Kent on Bonds: 'I had to help him'

Leave a comment

kent_jeff_090824.jpgBy the time his career came to a close, Jeff Kent was widely known as a cranky old cuss who played the game 1,000-mph and would chew the rear of anyone who didn’t do the same.

No one was off limits, not even Barry Bonds. Which makes it hardly surprising that the two didn’t get along, what with their enormous egos constantly bumping into each other in the clubhouse.

The two even got caught on camera fighting in the dugout once in 2002. Kent said at the time it wasn’t a big deal, that they had scuffled before, and that that sort of thing happened sometimes on good teams with competitive players.

Fast forward to Monday, when Kent spoke at length about Bonds, steroids and other topics in the lead-up to his being installed on the Giants’ “Wall of Fame.” Pretty interesting stuff, from Andrew Baggarly of the San Jose Mercury-News:

“Tell me, does Barry have any close friends that are baseball players? I don’t mean that as a crack against Barry. Do I have any friends that are baseball players? We were in our own world when we played. We were similar in the sense we understood each other. We just didn’t hit it off for some reason. We talked motorcycles. Heck. We talked religion a couple times. But after work, we didn’t get a sandwich.”

Would love to have heard those talks on religion between the two non-friends, but there was more, including the revelation that they – in Kent’s view anyway – pushed each other to be great.

“We got after it a few times. You saw it on TV one time. That was just one of many times we got after it. Barry was so good, he had no competitor. He needed somebody to push him in order to play better and care more. I played the role of the guy who stuck a nail in his shoe every once in awhile, get him to jump. Barry motivated himself but sometimes he just didn’t care. And I had to help him.”

Interesting comments for sure, and I can’t help but wonder what one of Kent’s “motivational” sessions would’ve gone like. Something like this, perhaps?

Kent: Hey Barry, you need to hustle out there.

Bonds: (bleep) you.

Kent: I’m not kidding. Stop slacking. You need to run out those fly balls. And I think you coulda run down that liner in the gap if you had tried harder.

Bonds: (bleep) you.

Kent: Alright buddy, it’s go time!

******

If you Twitter, and can lift more than Izzy Mandelbaum, feel free to follow me at @Bharks.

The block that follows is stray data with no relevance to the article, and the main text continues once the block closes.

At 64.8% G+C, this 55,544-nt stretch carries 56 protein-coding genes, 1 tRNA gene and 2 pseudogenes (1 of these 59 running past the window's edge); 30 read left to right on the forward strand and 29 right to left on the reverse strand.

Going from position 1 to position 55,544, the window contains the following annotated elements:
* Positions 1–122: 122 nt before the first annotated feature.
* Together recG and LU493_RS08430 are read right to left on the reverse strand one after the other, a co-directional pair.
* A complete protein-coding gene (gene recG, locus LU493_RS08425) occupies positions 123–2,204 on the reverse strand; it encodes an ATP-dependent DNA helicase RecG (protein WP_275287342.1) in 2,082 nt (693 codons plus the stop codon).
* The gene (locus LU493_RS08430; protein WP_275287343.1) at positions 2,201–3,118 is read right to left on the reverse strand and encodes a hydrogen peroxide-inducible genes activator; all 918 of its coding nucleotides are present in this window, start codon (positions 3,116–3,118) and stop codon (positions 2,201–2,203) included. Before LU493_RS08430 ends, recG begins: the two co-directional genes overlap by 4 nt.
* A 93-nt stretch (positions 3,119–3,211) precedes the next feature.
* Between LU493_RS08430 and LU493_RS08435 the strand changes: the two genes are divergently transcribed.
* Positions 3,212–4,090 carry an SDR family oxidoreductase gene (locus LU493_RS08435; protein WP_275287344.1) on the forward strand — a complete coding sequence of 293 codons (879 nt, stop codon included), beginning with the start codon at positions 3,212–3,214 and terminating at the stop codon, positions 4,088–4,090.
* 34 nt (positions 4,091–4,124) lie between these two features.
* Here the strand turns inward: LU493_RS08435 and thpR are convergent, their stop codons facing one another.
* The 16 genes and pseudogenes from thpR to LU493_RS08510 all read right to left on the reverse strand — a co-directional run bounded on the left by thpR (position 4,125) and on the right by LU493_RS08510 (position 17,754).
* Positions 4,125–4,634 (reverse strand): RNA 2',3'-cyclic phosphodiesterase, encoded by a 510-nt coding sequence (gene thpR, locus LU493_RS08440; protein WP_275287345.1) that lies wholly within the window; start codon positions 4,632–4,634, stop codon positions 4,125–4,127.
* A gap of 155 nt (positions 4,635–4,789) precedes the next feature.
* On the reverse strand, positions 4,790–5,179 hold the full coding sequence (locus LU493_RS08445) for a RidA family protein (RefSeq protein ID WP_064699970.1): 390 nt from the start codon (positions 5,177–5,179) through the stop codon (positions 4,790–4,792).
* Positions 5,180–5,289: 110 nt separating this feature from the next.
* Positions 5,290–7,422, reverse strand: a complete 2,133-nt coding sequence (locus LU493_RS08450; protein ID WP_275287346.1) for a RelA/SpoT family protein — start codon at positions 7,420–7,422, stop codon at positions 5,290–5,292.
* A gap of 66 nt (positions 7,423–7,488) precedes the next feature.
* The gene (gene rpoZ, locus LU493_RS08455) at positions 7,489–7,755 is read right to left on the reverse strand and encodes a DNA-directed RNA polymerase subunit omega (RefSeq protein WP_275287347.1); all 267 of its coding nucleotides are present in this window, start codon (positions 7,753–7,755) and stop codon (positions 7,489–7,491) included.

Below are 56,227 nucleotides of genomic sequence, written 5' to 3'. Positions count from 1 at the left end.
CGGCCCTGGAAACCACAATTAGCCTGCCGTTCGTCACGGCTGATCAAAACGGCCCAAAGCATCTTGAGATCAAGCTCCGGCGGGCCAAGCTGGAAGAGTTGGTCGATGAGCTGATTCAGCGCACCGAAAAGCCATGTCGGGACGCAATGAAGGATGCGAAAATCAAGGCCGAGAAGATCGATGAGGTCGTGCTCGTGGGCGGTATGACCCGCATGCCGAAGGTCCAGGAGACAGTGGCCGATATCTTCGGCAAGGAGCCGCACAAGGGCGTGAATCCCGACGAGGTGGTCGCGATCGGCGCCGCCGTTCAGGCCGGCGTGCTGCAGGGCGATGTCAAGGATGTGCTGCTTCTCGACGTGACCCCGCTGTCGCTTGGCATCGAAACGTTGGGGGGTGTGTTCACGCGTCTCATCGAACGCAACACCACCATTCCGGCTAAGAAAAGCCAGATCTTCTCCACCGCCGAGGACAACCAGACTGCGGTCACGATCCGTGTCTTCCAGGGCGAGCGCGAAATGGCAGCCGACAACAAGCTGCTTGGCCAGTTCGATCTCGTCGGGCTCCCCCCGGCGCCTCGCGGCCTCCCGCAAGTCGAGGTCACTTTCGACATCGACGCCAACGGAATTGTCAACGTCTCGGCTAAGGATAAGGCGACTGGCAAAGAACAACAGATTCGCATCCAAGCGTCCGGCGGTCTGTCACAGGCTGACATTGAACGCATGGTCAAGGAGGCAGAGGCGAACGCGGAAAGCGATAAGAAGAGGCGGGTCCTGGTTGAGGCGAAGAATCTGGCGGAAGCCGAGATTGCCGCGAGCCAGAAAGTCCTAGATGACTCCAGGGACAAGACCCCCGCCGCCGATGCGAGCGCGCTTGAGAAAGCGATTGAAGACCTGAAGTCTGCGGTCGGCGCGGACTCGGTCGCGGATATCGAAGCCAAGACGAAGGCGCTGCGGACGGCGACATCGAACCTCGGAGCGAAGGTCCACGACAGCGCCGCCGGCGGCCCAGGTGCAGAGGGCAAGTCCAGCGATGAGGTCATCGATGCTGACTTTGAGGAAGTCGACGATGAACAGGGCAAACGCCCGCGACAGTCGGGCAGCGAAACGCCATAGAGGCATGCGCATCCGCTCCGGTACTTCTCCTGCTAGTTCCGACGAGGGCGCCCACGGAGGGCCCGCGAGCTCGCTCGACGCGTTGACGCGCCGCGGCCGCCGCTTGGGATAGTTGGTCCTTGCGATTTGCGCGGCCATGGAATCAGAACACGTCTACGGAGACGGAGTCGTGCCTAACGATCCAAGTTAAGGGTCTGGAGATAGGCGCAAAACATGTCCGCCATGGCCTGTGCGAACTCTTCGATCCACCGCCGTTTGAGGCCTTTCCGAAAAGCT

JaCoby Jones’ mom gets all weepy at his first major league hit

Screen Shot 2016-08-31 at 9.49.01 AM
Leave a comment

JaCoby Jones was called up by the Tigers and made his major league debut yesterday. His parents, from Mississippi, had to scramble to get to Detroit to watch their son in action, but it was well worth the scramble: young Mr. Jones had two hits and two RBI as the Tigers won.

Jones’ first hit was an RBI double which broke a tie. It also caused his mom to break into tears:

Baseball is weird. That could be the first hit in an illustrious big league career. It could also be his peak as a major leaguer. Nothing is ever guaranteed. But Jones and his folks have that moment forever.

Noah Syndergaard doesnt care for the wave

RIO DE JANEIRO, BRAZIL - AUGUST 07:  The crowd perform a wave during the men's pool A match between Brazil and Belgium on Day 2 of the Rio 2016 Olympic Games at the Olympic Hockey Centre on August 7, 2016 in Rio de Janeiro, Brazil.  (Photo by Mark Kolbe/Getty Images)
3 Comments

I used to be pretty anti-wave because I thought it was kind of dumb and that spending effort on it and not on paying direct attention to the game was a failure of priorities. As has been the case with a lot of things in the past two or three years, however, I’ve lightened up about that. As a part of a larger change of heart in which I determined that hating what other people like and which doesn’t cause me or others harm is not generally worth my time, I’ve left the wave alone. I still think it’s rather silly, but if you wanna be silly at the ballpark, go on and do it. You paid your money to be there.

Not everyone feels this way, however. Including some players:

I dunno, man. The Mets had a lead after one inning and never relinquished it. I’m not sure when this wave went down, and I’ll grant that if it came at a super tense part of the game it would be more annoying. But the Mets are playing some great baseball right now and a well-loved player — Curtis Granderson — hit a couple of homers off the bench. Let ’em be happy, Noah.

UPDATE: This is part of a larger “ballpark rules” feature from SNY: